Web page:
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Abe Katz is gregarious and resilient — attributes that no doubt helped him survive Auschwitz.

On the 70th anniversary of the liberation of the infamous Nazi concentration camp, it remains difficult to imagine the horrors doled out by Hitler's SS troops there. But Katz remembers it all too well.

For five years, the Polish teenager witnessed it, day in and day out. He was surrounded by death and the dying. More than 1 million people perished at Auschwitz. More than 6 million Jews and millions of others were systematically put to death in the network of Nazi extermination camps across Poland and Germany.

"You think of one thing: survival, survival," the spry 91-year-old said Tuesday from his South Salt Lake home.

He understates the atrocities he's witnessed, but still chokes up when recalling his mother. He never saw her again after the Gestapo grabbed him off the streets of Lodz in the fall of 1939. He was 15.

"I don't know what happened to my mother or my father," he said. "I don't know what happened to them and I have to live with that."

Katz likes to stay busy and surround himself with people to keep his mind off Auschwitz.

"When I lay awake in bed, the most horrible thoughts go through my mind," he said. "But you try not to dwell on it, because if you do, you will have a miserable life."

Of course, Poles were aware of what was happening to German Jews. And as the Nazi Blitzkrieg rolled into Poland in 1939, Jews were fearful, he recalled. "But where do you go? Where do you hide? What do you do?"

The teenager soon found himself at Auschwitz and was tattooed with the number B6282, a mark he still bears on the inside of his forearm. "That was my name. There was no name. You are a number."

One of his jobs was to cut down trees that the Nazis used to build huge bonfires, Katz remembered. "And then they would throw Gypsies into the fire and watch them burn to death," he said. "The smell of burning flesh was awful."

Despite prison camp life, Katz remained strong enough to work. That, he said, is why he was allowed to live.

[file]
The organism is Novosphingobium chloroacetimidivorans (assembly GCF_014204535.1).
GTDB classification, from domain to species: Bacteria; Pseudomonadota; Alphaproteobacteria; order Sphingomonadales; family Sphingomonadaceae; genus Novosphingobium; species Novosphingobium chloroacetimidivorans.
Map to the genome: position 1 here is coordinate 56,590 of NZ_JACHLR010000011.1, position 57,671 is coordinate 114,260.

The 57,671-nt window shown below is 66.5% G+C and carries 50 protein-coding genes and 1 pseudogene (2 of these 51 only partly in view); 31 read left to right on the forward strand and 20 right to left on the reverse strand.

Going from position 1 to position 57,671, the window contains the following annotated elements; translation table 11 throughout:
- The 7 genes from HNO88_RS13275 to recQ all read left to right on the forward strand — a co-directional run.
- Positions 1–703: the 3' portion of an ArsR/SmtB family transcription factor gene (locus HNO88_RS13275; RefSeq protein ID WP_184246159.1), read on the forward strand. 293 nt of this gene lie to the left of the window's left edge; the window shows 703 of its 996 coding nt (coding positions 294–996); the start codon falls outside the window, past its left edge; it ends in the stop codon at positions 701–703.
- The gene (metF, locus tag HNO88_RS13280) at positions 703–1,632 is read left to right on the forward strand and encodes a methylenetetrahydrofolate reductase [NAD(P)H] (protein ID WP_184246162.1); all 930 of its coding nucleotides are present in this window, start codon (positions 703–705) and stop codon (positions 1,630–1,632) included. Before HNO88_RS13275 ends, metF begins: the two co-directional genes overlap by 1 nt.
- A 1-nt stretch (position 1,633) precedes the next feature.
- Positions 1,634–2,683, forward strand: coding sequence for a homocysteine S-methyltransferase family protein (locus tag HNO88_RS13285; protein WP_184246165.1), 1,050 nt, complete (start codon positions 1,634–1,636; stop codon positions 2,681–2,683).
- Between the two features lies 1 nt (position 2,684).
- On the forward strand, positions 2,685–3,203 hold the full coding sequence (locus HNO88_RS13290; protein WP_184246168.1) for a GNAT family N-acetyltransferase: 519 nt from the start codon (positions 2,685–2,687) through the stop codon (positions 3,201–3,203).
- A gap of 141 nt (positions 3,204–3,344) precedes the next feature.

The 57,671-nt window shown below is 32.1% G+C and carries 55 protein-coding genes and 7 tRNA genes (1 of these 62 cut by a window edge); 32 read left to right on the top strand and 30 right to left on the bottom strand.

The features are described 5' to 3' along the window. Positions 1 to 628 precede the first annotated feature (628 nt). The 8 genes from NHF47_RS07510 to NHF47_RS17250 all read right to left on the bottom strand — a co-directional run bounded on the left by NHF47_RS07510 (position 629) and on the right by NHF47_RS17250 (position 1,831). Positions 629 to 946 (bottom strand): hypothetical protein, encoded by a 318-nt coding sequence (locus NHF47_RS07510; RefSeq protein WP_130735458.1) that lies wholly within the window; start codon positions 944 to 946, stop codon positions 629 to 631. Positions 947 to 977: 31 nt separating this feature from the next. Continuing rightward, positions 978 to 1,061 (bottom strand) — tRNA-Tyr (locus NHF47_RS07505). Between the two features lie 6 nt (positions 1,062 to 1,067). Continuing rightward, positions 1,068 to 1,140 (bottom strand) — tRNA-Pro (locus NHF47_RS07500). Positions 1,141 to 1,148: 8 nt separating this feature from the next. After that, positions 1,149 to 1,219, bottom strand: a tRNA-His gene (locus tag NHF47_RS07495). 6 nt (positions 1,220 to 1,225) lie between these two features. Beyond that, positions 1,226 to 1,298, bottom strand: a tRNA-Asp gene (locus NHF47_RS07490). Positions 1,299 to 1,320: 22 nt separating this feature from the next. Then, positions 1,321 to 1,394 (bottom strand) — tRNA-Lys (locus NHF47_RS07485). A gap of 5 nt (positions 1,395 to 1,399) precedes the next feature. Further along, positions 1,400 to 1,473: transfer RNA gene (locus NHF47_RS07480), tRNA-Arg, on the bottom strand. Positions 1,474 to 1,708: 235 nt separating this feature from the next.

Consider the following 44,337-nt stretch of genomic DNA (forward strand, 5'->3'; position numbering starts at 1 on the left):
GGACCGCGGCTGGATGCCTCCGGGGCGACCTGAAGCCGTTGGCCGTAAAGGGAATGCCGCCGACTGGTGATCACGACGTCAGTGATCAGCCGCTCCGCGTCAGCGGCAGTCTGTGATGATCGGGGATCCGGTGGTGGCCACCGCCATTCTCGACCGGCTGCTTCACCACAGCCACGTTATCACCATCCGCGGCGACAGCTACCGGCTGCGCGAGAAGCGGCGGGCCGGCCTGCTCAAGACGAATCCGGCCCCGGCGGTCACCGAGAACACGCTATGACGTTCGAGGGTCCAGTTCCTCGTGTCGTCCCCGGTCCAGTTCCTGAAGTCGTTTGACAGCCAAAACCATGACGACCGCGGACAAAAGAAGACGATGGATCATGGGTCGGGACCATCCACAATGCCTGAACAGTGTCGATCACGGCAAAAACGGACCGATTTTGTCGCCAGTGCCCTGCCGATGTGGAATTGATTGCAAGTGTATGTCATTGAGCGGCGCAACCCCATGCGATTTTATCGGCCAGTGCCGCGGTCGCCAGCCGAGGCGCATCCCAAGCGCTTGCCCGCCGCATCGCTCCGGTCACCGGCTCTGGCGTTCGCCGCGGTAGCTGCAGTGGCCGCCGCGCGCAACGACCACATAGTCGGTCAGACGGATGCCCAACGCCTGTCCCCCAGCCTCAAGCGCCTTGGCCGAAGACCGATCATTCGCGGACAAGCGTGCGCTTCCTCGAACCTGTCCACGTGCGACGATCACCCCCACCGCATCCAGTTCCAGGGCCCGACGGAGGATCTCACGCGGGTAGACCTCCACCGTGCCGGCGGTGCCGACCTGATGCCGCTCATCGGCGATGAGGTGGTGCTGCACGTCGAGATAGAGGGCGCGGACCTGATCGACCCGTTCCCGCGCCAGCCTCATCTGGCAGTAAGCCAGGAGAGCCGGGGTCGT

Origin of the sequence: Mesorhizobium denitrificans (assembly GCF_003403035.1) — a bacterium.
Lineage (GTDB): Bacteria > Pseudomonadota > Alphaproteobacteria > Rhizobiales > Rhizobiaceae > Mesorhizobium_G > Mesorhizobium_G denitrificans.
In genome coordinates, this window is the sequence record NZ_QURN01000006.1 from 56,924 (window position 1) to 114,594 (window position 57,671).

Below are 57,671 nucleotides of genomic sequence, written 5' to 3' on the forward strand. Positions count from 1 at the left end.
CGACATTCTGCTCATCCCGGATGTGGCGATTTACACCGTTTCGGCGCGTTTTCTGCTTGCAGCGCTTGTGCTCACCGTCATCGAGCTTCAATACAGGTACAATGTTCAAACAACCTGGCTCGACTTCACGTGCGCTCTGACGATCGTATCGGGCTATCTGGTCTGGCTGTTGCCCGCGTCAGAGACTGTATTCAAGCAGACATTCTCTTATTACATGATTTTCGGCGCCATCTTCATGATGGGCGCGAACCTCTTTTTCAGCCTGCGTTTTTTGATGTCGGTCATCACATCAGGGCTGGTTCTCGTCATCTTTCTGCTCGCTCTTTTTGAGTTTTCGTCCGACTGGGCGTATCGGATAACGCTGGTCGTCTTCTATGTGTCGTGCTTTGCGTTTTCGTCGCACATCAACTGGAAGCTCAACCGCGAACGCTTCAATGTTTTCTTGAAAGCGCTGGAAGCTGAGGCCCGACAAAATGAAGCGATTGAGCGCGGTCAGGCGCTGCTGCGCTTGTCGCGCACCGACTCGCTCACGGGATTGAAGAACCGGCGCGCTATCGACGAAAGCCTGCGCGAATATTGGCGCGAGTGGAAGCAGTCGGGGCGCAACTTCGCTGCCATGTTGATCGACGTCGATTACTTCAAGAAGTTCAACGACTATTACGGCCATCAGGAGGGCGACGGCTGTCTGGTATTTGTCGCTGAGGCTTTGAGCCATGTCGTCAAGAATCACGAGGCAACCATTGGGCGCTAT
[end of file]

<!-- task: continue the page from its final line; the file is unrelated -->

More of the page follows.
"I was young, and I was strong. But many were not," he said. "We never thought we would survive. My family was always on my mind."

He described the daily diet of two small pieces of bread for breakfast, thin soup for lunch and another small portion of soup for dinner. "We were nothing but flesh and bones," he said.

When the 21-year-old Katz was liberated, he stood 5-foot-9 and weighed 73 pounds.

The barracks where the prisoners slept were made up of three tiers of bunks in long rows. Six men slept on each of the hard, wood pallets. They were so tightly packed that they had to sleep on their sides. Every hour, a man would whistle, and they would all roll over for relief from the pain of their bones on the hard bed.

It was not unusual to wake up next to a dead man on your bunk, Katz recalled. "Every morning, the dead brigade would come with a wagon and pull the dead bodies from the bunks."

In late 1944, with the Soviet army closing in on Auschwitz, Katz and hundreds of prisoners were marched more than 350 miles through snow to the concentration camp at Buchenwald. They tore up their blankets along the way to wrap around their poorly made shoes, which were falling apart. Those who fell behind were shot and left in the snow, Katz said.

Several months later, as the Allies were closing in on Buchenwald, the prisoners were to be moved again. But Katz and two others hid in the muck of the sewer and stayed behind, fearing they would not survive another long march.

The Americans liberated Buchenwald on April 11, 1945. They rolled into camp with truckloads of bodies found along the road — some of them prisoners who were forced to march out of Buchenwald.

The Americans also brought a lot of food and, after a few days, Gen. Dwight D. Eisenhower came to camp. Katz remembered shaking his hand. When the general looked around at the stacks of bodies, tears rolled down his face.

After several months regaining his strength, Katz returned to Poland to find that nothing was left of his home but four walls. Neighbors said they knew nothing of his parents. After months of searching, he found his two sisters, who had miraculously survived in other camps. It was a joyful reunion that still brings a smile and a twinkle to the old man's eyes.

Nonetheless, life remained challenging. He lived in Germany because if he stayed in Poland, the Soviet army would draft him. "After what I had been through in the camps," he said, "I wasn't going into the army."

In 1950, the Jewish Federation of Salt Lake City helped him immigrate to Utah. The following year, he brought his German girlfriend, Charlotte, to Salt Lake City. The couple married and had two children. At the time of Charlotte's death, six years ago, they had been married 62 years.

"What I have been through in my life... ," he said and paused. "I have had a long life. I have a lot of good friends. But I miss my wife."

He still wonders how he survived the concentration camps and was able to have a family and a good life in a new country. After a moment of reflection, he said it's important not to forget the Holocaust.

Until a year ago, Katz would regularly visit area schools to tell his story, giving students a face and a voice to go along with one the most horrific periods of modern history.

"The reason I'm doing this interview is for one reason: This story should not be forgotten. It could happen again. There must be vigilance."